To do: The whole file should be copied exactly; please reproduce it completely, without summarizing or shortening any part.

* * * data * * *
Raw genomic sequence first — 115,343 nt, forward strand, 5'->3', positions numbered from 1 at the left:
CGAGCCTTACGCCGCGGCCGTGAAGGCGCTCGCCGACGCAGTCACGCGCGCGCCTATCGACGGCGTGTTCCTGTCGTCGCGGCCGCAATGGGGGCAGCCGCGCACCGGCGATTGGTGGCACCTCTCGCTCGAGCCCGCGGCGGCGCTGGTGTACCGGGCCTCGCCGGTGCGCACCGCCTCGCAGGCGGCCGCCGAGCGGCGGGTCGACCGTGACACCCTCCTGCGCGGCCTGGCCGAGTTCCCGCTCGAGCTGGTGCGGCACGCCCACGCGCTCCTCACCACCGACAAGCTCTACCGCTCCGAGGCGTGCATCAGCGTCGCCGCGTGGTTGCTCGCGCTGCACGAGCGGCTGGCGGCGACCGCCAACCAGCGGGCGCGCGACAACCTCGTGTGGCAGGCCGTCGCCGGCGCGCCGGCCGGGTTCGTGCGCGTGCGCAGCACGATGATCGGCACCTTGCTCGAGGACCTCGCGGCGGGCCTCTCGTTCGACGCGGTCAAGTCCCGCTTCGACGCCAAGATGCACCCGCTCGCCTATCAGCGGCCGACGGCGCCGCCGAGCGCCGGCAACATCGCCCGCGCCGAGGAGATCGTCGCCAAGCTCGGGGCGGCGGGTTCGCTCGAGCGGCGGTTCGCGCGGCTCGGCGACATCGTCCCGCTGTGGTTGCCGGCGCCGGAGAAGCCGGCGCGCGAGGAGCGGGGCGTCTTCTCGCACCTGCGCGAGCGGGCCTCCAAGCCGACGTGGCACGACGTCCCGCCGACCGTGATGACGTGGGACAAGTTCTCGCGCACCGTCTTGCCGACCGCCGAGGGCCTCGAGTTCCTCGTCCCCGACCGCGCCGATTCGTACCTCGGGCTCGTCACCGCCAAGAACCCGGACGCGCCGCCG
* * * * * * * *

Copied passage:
Raw genomic sequence first — 115,343 nt, forward strand, 5'->3', positions numbered from 1 at the left:
CGAGCCTTACGCCGCGGCCGTGAAGGCGCTCGCCGACGCAGTCACGCGCGCGCCTATCGACGGCGTGTTCCTGTCGTCGCGGCCGCAATGGGGGCAGCCGCGCACCGGCGATTGGTGGCACCTCTCGCTCGAGCCCGCGGCGGCGCTGGTGTACCGGGCCTCGCCGGTGCGCACCGCCTCGCAGGCGGCCGCCGAGCGGCGGGTCGACCGTGACACCCTCCTGCGCGGCCTGGCCGAGTTCCCGCTCGAGCTGGTGCGGCACGCCCACGCGCTCCTCACCACCGACAAGCTCTACCGCTCCGAGGCGTGCATCAGCGTCGCCGCGTGGTTGCTCGCGCTGCACGAGCGGCTGGCGGCGACCGCCAACCAGCGGGCGCGCGACAACCTCGTGTGGCAGGCCGTCGCCGGCGCGCCGGCCGGGTTCGTGCGCGTGCGCAGCACGATGATCGGCACCTTGCTCGAGGACCTCGCGGCGGGCCTCTCGTTCGACGCGGTCAAGTCCCGCTTCGACGCCAAGATGCACCCGCTCGCCTATCAGCGGCCGACGGCGCCGCCGAGCGCCGGCAACATCGCCCGCGCCGAGGAGATCGTCGCCAAGCTCGGGGCGGCGGGTTCGCTCGAGCGGCGGTTCGCGCGGCTCGGCGACATCGTCCCGCTGTGGTTGCCGGCGCCGGAGAAGCCGGCGCGCGAGGAGCGGGGCGTCTTCTCGCACCTGCGCGAGCGGGCCTCCAAGCCGACGTGGCACGACGTCCCGCCGACCGTGATGACGTGGGACAAGTTCTCGCGCACCGTCTTGCCGACCGCCGAGGGCCTCGAGTTCCTCGTCCCCGACCGCGCCGATTCGTACCTCGGGCTCGTCACCGCCAAGAACCCGGACGCGCCGCCG